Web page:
What Does Telehealth's Future Look Like?
During the COVID-19 pandemic, virtual visits and other telehealth modalities expanded significantly to compensate for the lack of in-person healthcare services. Telehealth served a vital role during this time but not without pros and cons. Socioeconomic limitations, reimbursement rates, and security and compliance challenges remain concerns. Now that the pandemic has reached the one-year mark with vaccinations underway, we are curious about telehealth’s future. A recent sit-down with Mike Murphy, Director of Business and Industry Analytics at Forward Advantage provided some valuable insight on this topic that affects many of our customers. We hope this information is helpful as you plan for the coming months. As always, feel free to share your own experiences with telehealth and thoughts on its future.
Q: What do you anticipate for telehealth with COVID becoming more controlled and in-person healthcare resuming?
A: Telehealth’s trend is likely to subside for certain specialties requiring direct observation for diagnosis and treatment, such as oncology, rheumatology, and dermatology. Automated screening, triage and routine care use cases will continue to move beyond simple urgent care and prescription refills that used to characterize telehealth. Virtualization will continue, but the pace of growth is likely to level off and evolve to a more balanced hybrid model of digital and in-person healthcare.
Q: What are your thoughts on telehealth reimbursement and its effect on demand?
A: There is a lingering concern about reimbursement because telehealth services are compensated at a lower rate than in-person services. Healthcare systems have also invested large sums of money in physical facilities and equipment, along with associated loans and mortgages, which cannot be sustained without a return to in-person encounters.
Q: What are the key benefits and issues associated with telehealth?
A: The rapid expansion of telehealth during this period revealed numerous benefits but also exposed some major gaps and risks. Benefits include ongoing management of patient health conditions and continued access to healthcare services for patients. However, coordination of care may suffer because of multiple providers interacting with patients without the capability to share their encounter notes and other documentation. Security and compliance also remain concerns, because some telehealth services use consumer-grade technologies that do not include the security features of hardened healthcare systems.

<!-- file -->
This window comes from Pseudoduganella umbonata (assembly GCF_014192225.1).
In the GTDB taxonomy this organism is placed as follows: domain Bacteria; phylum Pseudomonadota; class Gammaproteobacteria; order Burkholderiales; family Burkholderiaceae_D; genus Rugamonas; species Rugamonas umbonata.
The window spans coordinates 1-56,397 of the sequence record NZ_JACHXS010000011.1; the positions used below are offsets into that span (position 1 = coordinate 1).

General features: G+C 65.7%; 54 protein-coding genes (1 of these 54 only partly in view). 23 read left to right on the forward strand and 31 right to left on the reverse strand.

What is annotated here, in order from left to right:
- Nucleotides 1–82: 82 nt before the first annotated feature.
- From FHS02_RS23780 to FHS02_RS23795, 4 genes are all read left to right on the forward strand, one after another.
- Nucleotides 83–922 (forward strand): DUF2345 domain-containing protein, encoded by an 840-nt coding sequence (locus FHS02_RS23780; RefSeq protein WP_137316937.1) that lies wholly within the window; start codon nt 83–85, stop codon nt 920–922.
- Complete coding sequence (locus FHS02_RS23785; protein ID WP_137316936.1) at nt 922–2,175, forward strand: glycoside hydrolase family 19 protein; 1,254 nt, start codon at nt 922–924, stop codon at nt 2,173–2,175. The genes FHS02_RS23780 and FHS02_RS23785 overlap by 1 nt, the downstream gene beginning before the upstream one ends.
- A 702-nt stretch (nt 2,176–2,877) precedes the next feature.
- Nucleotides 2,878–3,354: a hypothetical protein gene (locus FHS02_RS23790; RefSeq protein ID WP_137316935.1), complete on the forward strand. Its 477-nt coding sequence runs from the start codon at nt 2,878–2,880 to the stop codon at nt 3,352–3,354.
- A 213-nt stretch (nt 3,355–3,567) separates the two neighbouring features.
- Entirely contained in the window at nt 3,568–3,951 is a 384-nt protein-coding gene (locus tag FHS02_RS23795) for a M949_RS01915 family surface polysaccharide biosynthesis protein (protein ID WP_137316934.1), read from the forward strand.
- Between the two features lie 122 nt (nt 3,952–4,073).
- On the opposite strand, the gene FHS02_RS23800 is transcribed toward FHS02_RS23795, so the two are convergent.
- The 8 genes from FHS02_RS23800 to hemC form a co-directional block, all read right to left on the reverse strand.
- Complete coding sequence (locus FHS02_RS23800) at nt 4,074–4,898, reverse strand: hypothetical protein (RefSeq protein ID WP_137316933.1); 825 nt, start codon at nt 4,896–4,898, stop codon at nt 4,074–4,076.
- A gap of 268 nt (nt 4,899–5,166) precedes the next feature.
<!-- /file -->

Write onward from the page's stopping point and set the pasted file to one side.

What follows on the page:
Q: What are your thoughts on HIPAA and security as telehealth is evaluated for the future?
A: The HHS temporarily allowed healthcare providers to use any popular applications that allow for video chats to provide telehealth services without OCR imposing a penalty for HIPAA non-compliance. The relaxed standards for telehealth-related data exchanges have opened more opportunities for bad actors to exploit the pandemic for financial gain. Phishing attempts have also grown, and the recent dependence on virtual visits makes users more susceptible to falling victim to phishing.
Before COVID-19, Medicare reimbursements for virtual services were linked to a tight set of circumstances, but the HHS used its waiver authority to permit CMS to expand the permissible range of virtual services that qualify for federal reimbursement. The shifting landscape and an intricate network of federal and state regulations make legal compliance tricky for telehealth providers going forward. The HHS is expected to rescind this authority after the pandemic, which will reduce the number of telehealth vendors and options available. It will also start rigorously enforcing HIPAA compliance again.
Q: What needs to be done to ensure telehealth's successful use in the future?
A: Looking forward, emphasis will be placed on enhancing the patient experience when using telehealth services. Tighter integration with patient health records will be a priority to facilitate continuity of care and improve providers’ ability to directly document encounters. Deployment of branded mobile apps will increase to create a stronger foundation for provider/patient relationships and ensure a seamless experience for patients - from scheduling, to access, to communication, record sharing and payment. I also see connected devices becoming more common, allowing physicians to collect real-time data from patients to better monitor their health status.
We hope you find these predictions for telehealth helpful. Healthcare is a rapidly changing climate, and this technology has been invaluable during a time when in-person visits were either not recommended or not possible. As always, we are interested in hearing your take on this topic. Will your organization continue to invest in telehealth? Do you see a need for improvements not mentioned in this blog? We welcome your feedback!
CMS Telehealth Guidance
CMS List of payable Telehealth Services
HHS Telehealth Guidance on Expansion of Telehealth Services and Waivers